Animals, humans heal each other at S. Chandler farm SanTan Sun News

Animals, humans heal each other at S. Chandler farm

Animals, humans heal each other at S. Chandler farm
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By Kevin Reagan, Staff Writer

Snickers the goat curiously roams around, always looking for someone to affectionately nudge. 

He’s part of a tribe of goats living at Rancho Del Pacifico in south Chandler. There’s Oreo, Kit-Kat, Chewy, and S’mores – names purposefully meant to represent the goats’ sweet demeanor. 

When new visitors walk on the grounds, the goats welcome them by nuzzling their hands or tugging on their pants.  

Snickers and his friends weren’t always so friendly. 

“They were terrified of us when they first got here,” said Jennifer Siozos, Pacifico’s operating director. “You couldn’t even pet them.”

Snickers and several of the animals living at Pacifico were rescued from animal sanctuaries. Some of them had been neglected, abused or were one their way to the slaughterhouse. 

They found a new purpose after Siozos and her staff gave them a home at Pacifico. Along with a corral of horses and alpacas, Snickers helps to provide animal-assisted therapy to clients – mostly children and teens but some adults as well – struggling with depression or anxiety. 

The menagerie of critters allows clients to reconnect with nature and forget whatever trauma may haunt them in their daily lives.  

“The animals provide this amazing therapeutic support because they’re so non-judgmental,” Siozos said. 

Pacifico started treating clients last year and has already grown so much an expansion is in the works. They currently treat about 60 clients each week, Siozos said, several of whom are children struggling with mental health issues.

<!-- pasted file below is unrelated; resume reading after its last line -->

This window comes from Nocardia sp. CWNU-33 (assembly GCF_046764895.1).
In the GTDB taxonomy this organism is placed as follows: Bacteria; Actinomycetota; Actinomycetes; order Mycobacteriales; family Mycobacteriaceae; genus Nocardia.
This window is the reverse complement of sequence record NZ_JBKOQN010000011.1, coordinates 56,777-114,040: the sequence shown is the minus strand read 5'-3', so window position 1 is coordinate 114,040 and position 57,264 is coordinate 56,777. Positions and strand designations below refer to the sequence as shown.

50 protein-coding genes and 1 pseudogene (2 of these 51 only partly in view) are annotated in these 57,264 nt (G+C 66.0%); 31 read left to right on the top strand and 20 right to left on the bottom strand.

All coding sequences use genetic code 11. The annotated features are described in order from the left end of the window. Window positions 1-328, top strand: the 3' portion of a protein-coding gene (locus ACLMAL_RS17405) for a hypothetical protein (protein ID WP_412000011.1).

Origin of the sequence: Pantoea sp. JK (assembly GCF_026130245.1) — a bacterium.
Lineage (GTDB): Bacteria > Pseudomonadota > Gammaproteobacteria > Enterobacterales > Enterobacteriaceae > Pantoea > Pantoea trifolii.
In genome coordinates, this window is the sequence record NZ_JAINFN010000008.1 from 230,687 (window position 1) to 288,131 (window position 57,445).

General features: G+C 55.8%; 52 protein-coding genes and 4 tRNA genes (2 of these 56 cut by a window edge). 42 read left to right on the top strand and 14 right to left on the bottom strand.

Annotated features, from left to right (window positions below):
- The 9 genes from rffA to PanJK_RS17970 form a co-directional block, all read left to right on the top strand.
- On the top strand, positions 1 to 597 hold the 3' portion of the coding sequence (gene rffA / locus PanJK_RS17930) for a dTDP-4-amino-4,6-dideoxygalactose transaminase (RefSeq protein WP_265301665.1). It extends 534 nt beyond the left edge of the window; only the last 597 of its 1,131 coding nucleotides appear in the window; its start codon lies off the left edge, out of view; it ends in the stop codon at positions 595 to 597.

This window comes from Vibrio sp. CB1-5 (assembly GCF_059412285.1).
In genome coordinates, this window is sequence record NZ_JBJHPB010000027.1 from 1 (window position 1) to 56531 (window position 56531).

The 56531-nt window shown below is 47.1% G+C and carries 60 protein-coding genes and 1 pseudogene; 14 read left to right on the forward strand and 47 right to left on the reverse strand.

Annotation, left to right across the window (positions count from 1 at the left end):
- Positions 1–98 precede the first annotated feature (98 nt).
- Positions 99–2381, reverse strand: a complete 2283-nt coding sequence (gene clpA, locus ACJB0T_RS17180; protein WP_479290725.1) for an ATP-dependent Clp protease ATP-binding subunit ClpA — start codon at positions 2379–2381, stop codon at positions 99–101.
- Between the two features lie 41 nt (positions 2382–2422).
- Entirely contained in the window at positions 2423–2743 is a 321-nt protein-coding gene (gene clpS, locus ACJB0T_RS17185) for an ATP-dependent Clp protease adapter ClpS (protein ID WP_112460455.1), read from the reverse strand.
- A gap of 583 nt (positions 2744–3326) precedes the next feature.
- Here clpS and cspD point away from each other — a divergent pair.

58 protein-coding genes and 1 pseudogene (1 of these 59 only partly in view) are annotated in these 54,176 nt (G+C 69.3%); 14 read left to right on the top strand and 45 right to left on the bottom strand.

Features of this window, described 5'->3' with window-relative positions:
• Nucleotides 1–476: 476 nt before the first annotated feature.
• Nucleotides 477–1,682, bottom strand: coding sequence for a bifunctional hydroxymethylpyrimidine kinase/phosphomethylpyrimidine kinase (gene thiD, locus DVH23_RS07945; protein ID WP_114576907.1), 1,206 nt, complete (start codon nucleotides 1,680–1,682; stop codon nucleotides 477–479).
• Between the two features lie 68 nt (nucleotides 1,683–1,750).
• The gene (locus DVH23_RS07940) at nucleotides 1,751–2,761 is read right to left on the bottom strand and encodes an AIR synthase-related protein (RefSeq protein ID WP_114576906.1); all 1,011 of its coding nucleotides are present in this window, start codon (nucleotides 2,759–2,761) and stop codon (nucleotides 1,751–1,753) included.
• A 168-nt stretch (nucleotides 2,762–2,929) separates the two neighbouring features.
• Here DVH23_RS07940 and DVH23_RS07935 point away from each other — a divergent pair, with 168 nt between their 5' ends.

There’s a need in the community to service young people battling stress and suicidal thoughts, Siozos said, and Pacifico offers a safe space that allows them to rejuvenate themselves. 

Pacifico recently purchased an eight-acre ranch near Riggs Road and Val Vista Drive, which the staff will transform into an equine retreat by November.  The new site will offer horse-training sessions, yoga classes, and vocational programs.

Animal-assisted therapy has been around for several decades, Siozos added, but researchers have only recently begun to legitimize its health benefits. 

A 2017 study published in Health and Social Care found horse-therapy programs decreased emotional problems and hyperactivity for children of parents who struggled with substance abuse. 

Another study published in the Canadian Military Journal concluded veterans suffering from post-traumatic stress disorder reported improvements to their behavior after undergoing animal-assisted therapy. 

The Equine-Assisted Growth and Learning Association estimates there are over 5,600 horses providing therapy all over the world. 

Debbie Smith, a Chandler resident, brought her 22-year-old son Sergei to Pacifico a few months ago and claims the animals have already had a beneficial impact on him.